CHILD ABDUCTION CASE IN MEXICO ENDS HAPPILY
Our heartiest congratulations to our British client whose tiny baby was abducted by the Mexican father from Texas to Mexico.
The mother and her family endured months of unbelievable worry, fueled further by the father's death threats and outrageous claims as he was “on the run” in Mexico. The family mounted a campaign of civil and criminal cases, enlisted the support of governmental officials in three countries and remained focused throughout on the goal of doing whatever was needed to get the child out of the hands of a very dangerous person. In the end psychological manipulation seems to have done the trick.
Mexico is a very difficult place in which to track down a child and get results but this family has pulled it off. They are now home, safe and sound, in England.
A very happy Christmas to them all!
THE AMPARO IN MEXICO
Regarding legal recourse to protection (recurso de amparo) for child custody disputes, the NCMEC report explained:
In Mexico, there is a procedure called the Amparo which literally translated, means protection or help. An Amparo is a procedure that may be taken to review the constitutionality of an action of an executive agency, a court or a judgment itself (2002, 5).
In its document on international child abduction, the US Department of State noted that, in Mexico, [a]n amparo is a claim that a constitutional right has been violated by a government agency or a government process. When there is an amparo filed in a case, all action ceases until the amparo has been ruled on - often many months later. An amparo can be filed at any time during the case, so the case can be stayed even before a judge can rule. Decisions on amparos can be appealed, further delaying action by the judge (n.d.).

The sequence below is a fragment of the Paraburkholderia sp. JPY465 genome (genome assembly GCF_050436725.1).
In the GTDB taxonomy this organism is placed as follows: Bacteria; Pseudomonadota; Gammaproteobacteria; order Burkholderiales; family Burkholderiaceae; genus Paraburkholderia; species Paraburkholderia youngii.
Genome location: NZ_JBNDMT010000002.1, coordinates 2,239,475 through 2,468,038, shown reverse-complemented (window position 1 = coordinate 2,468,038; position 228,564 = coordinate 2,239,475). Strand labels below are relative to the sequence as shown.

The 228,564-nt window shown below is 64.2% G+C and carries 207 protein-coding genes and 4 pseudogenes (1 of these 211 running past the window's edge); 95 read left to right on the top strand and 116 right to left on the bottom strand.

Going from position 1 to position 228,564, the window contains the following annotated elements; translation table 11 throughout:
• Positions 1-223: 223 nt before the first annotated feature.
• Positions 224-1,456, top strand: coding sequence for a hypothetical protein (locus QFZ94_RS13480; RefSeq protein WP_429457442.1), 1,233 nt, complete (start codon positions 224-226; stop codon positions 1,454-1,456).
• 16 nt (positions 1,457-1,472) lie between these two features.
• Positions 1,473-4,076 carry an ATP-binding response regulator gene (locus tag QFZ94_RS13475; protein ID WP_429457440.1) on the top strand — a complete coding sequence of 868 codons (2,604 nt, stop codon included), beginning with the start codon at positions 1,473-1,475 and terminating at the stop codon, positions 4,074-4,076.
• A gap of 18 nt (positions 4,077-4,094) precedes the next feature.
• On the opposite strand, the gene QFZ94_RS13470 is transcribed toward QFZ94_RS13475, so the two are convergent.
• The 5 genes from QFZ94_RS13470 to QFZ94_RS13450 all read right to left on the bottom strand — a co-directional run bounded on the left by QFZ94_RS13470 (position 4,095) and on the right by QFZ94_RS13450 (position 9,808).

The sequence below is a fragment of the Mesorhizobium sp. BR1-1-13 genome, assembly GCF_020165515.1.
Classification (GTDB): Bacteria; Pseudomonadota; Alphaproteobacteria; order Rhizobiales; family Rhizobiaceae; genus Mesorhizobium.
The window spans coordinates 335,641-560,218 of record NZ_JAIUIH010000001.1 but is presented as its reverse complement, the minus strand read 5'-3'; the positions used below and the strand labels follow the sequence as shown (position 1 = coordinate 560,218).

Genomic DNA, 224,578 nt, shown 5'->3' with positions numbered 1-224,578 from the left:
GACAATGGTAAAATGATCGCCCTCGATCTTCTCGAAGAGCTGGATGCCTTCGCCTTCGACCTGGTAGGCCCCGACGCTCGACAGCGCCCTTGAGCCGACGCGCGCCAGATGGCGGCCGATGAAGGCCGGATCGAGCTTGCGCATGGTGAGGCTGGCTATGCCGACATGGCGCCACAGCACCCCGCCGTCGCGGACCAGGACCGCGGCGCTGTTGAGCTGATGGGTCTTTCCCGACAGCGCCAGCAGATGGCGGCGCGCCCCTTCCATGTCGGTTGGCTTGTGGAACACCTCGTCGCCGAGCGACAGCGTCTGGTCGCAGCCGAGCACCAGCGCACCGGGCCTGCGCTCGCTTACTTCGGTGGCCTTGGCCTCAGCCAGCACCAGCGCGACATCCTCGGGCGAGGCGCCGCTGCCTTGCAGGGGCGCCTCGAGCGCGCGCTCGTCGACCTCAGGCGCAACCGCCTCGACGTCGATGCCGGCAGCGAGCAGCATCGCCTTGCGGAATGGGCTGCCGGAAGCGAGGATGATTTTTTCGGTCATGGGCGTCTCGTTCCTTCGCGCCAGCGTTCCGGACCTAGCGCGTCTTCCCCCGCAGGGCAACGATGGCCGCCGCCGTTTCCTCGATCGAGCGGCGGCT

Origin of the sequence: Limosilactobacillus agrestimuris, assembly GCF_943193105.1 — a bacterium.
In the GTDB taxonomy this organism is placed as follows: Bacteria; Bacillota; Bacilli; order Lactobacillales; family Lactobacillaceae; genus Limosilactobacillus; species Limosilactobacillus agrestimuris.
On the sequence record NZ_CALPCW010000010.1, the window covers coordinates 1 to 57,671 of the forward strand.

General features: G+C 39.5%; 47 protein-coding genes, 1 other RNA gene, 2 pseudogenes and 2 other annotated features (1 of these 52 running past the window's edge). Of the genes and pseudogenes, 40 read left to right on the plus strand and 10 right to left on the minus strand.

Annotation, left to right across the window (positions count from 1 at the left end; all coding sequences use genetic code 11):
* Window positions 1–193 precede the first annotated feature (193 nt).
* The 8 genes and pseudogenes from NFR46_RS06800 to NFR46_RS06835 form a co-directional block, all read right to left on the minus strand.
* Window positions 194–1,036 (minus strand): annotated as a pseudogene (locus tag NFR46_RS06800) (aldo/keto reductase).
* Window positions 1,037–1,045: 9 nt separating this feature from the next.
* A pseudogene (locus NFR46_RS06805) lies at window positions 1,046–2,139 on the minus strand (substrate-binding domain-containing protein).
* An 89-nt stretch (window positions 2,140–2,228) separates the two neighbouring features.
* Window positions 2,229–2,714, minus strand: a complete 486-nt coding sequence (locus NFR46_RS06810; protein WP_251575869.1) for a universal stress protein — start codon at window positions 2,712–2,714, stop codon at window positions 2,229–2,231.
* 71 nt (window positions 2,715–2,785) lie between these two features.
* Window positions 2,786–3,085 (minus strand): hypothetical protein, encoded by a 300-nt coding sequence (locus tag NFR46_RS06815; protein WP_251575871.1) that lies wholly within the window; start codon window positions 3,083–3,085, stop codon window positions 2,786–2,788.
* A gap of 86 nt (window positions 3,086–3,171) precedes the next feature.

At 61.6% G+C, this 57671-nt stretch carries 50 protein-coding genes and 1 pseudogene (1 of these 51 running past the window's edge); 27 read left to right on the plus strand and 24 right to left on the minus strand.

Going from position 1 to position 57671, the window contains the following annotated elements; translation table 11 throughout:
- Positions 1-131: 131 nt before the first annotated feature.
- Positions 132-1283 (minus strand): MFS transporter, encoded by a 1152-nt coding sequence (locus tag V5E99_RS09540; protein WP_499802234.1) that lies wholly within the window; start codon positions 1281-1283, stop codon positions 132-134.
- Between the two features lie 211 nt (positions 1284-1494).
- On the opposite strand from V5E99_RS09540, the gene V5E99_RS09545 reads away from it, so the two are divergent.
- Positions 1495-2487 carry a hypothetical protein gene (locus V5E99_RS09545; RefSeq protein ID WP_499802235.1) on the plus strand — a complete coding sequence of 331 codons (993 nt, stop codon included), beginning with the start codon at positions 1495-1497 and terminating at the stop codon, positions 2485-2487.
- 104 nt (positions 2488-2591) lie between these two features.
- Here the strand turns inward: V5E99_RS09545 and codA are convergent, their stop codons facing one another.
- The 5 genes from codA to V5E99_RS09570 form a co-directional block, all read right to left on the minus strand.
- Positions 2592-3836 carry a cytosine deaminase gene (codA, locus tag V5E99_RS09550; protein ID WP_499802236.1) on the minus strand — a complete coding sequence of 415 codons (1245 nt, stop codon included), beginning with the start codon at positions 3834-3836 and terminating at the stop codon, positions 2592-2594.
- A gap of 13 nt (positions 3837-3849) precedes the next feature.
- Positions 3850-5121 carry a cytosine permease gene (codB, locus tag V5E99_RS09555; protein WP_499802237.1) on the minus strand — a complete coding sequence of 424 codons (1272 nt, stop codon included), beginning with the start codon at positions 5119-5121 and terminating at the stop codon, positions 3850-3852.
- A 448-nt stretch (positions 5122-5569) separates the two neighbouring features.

There are three possible outcomes to an amparo case: the amparo is denied (the court judges that no violation of constitutional rights has taken place); the amparo is granted (the court decides "that a violation of constitutional rights has occurred"); or, the amparo is dismissed based on "technical or procedural grounds (lack of standing)" (Zamora et al 2004, 272).
According to Zamora et al, an amparo is limited by a number of factors, including its "procedural complexities" which make its use prohibitively expensive and inaccessible for many, and because it is an inherently slow procedure (2004, 273-274). Zamora et al conclude that, the amparo acts as a final avenue of appeal for parties that have not secured the judgment they were seeking (2004, 274). In this sense, Zamora et al claim that amparo is often "used as a delaying tactic in civil disputes that have little to do with constitutional guarantees" (2004, 274). The US Department of State's Bureau of Consular Affairs also noted that the amparo has caused significant delays in several international abduction cases (n.d.), and was of "serious concern" regarding Mexico's compliance with the Hague Convention on the Civil Aspects of International Child Abduction (2005).